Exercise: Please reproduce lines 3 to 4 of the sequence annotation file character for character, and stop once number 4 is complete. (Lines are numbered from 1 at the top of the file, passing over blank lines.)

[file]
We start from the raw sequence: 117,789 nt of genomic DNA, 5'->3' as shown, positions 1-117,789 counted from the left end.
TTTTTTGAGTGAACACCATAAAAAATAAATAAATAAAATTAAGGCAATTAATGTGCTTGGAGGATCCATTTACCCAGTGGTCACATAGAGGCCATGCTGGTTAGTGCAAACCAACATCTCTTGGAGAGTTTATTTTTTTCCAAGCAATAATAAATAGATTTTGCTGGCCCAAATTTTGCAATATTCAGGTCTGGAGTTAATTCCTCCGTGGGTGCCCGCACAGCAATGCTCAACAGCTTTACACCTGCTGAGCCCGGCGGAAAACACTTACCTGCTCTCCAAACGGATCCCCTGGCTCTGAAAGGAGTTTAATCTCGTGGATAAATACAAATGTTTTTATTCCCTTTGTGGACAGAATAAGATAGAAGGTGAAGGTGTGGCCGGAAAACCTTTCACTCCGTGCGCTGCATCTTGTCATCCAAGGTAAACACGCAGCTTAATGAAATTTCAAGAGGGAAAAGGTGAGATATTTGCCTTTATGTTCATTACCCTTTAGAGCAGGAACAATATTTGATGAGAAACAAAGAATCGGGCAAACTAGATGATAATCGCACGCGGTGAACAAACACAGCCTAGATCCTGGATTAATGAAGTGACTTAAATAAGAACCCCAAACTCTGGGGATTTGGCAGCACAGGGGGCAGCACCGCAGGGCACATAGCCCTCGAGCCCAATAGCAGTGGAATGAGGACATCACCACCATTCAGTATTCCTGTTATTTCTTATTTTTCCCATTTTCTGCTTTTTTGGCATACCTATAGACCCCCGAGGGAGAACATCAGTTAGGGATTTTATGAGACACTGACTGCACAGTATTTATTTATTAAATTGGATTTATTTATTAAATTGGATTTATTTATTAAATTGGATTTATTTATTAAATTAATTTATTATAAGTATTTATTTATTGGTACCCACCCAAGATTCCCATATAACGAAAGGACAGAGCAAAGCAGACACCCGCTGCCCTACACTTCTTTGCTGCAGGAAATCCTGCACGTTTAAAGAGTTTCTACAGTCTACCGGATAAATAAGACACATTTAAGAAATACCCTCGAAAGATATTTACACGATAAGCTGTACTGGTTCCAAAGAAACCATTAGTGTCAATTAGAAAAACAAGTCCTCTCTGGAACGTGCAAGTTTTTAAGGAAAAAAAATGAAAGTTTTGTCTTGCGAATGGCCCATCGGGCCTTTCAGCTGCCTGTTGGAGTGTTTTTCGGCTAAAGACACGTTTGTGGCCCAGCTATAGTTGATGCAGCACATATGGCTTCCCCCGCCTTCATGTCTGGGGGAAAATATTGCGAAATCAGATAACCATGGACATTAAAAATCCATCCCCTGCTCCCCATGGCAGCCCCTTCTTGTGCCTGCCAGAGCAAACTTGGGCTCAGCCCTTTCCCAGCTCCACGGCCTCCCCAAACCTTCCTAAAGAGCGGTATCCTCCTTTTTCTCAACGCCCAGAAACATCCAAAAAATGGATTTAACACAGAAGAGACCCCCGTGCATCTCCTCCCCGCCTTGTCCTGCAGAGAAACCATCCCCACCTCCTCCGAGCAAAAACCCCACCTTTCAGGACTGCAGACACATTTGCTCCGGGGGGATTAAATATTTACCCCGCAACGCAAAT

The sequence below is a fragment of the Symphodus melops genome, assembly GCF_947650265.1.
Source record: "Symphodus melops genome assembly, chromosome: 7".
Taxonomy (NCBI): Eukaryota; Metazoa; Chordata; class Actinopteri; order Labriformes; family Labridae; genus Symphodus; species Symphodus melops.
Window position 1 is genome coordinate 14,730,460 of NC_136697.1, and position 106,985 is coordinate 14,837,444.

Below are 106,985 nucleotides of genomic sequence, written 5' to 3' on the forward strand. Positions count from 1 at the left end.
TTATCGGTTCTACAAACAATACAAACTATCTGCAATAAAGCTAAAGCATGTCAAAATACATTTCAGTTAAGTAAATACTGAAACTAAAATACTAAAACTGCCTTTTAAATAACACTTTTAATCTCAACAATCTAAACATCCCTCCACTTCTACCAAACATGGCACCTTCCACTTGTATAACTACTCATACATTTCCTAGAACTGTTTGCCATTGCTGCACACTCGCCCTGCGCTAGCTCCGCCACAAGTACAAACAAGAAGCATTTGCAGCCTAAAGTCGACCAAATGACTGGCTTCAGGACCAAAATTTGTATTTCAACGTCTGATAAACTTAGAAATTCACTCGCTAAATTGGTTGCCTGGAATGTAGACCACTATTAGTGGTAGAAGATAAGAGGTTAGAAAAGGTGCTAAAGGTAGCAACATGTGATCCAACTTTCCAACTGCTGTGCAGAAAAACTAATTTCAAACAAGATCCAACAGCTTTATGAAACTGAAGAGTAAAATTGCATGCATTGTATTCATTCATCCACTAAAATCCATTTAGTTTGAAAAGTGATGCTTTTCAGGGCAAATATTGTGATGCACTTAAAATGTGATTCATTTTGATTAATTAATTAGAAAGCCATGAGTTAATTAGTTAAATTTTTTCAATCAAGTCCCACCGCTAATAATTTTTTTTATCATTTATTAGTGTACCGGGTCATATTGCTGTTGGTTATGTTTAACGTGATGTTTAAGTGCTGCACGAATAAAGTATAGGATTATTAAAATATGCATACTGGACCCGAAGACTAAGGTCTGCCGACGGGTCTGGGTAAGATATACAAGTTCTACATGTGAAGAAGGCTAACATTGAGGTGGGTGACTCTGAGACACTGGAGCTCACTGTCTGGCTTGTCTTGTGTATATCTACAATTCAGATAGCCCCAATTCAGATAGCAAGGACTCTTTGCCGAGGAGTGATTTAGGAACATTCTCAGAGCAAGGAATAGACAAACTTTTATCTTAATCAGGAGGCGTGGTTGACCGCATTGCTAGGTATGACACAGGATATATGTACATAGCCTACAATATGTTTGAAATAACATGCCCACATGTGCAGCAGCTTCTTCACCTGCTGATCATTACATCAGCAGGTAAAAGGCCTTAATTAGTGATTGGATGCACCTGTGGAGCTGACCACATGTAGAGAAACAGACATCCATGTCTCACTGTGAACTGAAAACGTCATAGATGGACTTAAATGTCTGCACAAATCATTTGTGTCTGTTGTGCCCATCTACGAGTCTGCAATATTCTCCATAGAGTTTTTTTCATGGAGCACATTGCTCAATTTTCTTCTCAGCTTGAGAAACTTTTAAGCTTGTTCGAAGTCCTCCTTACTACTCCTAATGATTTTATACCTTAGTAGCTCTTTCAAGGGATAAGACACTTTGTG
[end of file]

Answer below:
The sequence below is a fragment of the Symphodus melops genome, assembly GCF_947650265.1.
Source record: "Symphodus melops genome assembly, chromosome: 7".